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20 Cities Shining Brightest With Solar Energy

Environment America scanned the nation to find out which cities are shining the brightest when it comes to solar energy.

Those cities are doing more than just leading the way—the top 20 cities contain more solar power today than the entire country had just six years ago.

Not surprisingly, you'll see plenty of California cities in the top 20 featured in Environment America's report, Shining Cities At the Forefront of America's Solar Energy Revolution, released this week in several variations by the organization's various state arms around the country.

“California cities are leaders in creating solar energy capacity,” California Sen. Marty Block, D-San Diego, said in an Environment California statement. “Of the top 20 American cities listed for this clean and safe energy alternative, California has five cities ranked in the top 12—Los Angeles, San Diego, San Jose, San Francisco and Sacramento. It’s leadership that means a cleaner environment, better jobs and a stronger economy."

The report also includes listings of cities split into categories that extend from "beginners" to "stars." It should be no surprise that states with politicians that tried passing anti-renewable legislation don't contain cities that would even qualify as "beginners." The fact that states like California have federal and state politicians willing to stand behind solar energy certainly aids in its deployment.

“Solar energy is renewable and clean, which is why I’m such an advocate for its role in our national energy portfolio,” U.S. Rep. Scott Peters, D-CA, said. “The solar industry is creating jobs, including more than 675 in my district alone and powering our economy toward a more sustainable future. I’m proud that San Diego and California are leading the way as an example for the rest of the country.”

Some cities, like New York, were pleased with their standing, but look forward to doing more.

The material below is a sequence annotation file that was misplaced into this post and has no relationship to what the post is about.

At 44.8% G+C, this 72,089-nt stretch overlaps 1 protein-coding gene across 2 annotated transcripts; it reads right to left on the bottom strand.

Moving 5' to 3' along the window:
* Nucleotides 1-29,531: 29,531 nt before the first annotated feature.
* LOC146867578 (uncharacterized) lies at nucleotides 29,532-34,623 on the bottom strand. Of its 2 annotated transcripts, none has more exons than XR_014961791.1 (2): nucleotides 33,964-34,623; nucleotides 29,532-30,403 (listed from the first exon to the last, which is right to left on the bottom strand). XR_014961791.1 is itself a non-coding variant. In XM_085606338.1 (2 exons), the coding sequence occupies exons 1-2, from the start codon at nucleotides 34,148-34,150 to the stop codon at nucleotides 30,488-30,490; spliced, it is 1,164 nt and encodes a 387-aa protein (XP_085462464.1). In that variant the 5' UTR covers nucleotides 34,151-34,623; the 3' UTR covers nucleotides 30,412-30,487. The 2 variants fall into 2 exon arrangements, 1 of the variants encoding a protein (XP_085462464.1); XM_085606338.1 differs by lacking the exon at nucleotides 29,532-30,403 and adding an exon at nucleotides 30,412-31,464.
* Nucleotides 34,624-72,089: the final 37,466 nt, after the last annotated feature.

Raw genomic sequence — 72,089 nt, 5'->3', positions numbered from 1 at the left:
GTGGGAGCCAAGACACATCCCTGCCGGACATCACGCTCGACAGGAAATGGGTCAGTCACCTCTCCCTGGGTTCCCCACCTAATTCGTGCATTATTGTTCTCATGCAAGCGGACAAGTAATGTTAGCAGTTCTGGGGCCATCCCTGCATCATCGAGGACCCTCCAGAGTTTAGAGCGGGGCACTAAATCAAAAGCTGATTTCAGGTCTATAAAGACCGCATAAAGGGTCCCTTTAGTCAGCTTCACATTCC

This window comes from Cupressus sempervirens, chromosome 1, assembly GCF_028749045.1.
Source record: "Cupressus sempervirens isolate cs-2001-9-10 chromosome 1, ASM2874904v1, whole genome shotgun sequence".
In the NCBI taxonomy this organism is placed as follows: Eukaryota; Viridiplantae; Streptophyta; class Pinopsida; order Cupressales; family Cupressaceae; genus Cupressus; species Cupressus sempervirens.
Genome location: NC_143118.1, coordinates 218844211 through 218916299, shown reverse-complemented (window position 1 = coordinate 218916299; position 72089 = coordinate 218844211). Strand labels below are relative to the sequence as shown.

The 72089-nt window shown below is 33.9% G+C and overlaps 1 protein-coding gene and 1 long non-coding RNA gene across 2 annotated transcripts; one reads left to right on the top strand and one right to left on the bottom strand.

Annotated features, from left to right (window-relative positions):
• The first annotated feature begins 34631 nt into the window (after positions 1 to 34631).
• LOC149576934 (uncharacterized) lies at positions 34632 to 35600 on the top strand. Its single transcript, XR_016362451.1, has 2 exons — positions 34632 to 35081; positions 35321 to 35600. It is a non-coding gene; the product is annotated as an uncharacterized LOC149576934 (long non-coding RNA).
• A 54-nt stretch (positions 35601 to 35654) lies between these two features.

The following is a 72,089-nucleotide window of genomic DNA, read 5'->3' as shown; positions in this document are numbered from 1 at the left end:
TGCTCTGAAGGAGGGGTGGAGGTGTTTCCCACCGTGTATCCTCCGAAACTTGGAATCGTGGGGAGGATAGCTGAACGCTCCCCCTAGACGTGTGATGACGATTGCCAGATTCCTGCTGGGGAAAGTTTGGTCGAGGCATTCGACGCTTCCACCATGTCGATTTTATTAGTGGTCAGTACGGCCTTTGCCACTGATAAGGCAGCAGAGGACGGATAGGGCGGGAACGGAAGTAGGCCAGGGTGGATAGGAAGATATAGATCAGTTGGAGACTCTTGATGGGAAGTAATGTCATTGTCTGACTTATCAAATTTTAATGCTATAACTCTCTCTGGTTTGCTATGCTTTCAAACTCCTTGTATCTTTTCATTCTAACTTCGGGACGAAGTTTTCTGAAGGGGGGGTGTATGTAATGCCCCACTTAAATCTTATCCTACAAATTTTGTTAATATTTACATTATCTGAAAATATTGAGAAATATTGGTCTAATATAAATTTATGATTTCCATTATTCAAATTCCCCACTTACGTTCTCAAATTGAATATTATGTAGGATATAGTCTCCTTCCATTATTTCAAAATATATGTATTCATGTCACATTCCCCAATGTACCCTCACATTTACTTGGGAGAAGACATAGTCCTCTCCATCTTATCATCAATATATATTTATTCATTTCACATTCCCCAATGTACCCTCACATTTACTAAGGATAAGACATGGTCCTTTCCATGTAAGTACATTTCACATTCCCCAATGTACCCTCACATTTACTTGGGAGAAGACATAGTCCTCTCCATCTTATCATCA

“New York City is home to a wealth of industries and it is crucial that it continues to lead the way to nurture and build the solar industry,” said David Sandbank, vice president of New York Solar Energy Industries Association. “With the support of our state and local government officials and the creation of the NY Sun-Initiative, we are well on our way to achieving this goal.

"It is very important that we continue our momentum and create more solar jobs while reducing our carbon footprint and dependence on traditional electrical power.”

In Ohio, where legislation to freeze renewable energy standards indefinitely is on the table, some desperately want to deploy more clean energy. Cleveland and Columbus were considered "beginners" by Environment America, while Cincinnati is considered a "builder," ranking 24th in the nation.

“We’ve made progress here in Columbus, but we’ve just begun,” said Ragan Davis of Environment Ohio. “By committing to bold goals and putting strong policies in place, we can make Columbus shine as a national leader and reap the environmental and economic benefits of the solar revolution.”

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An elderly woman walks toward us from the road. Tuktoyaktuk, in the Northwest Territories, is a sizable town by Arctic standards, with a full-time population of 954, but it's small enough that the bulk of the town likely knows we're here. The woman is smiling when she reaches us.

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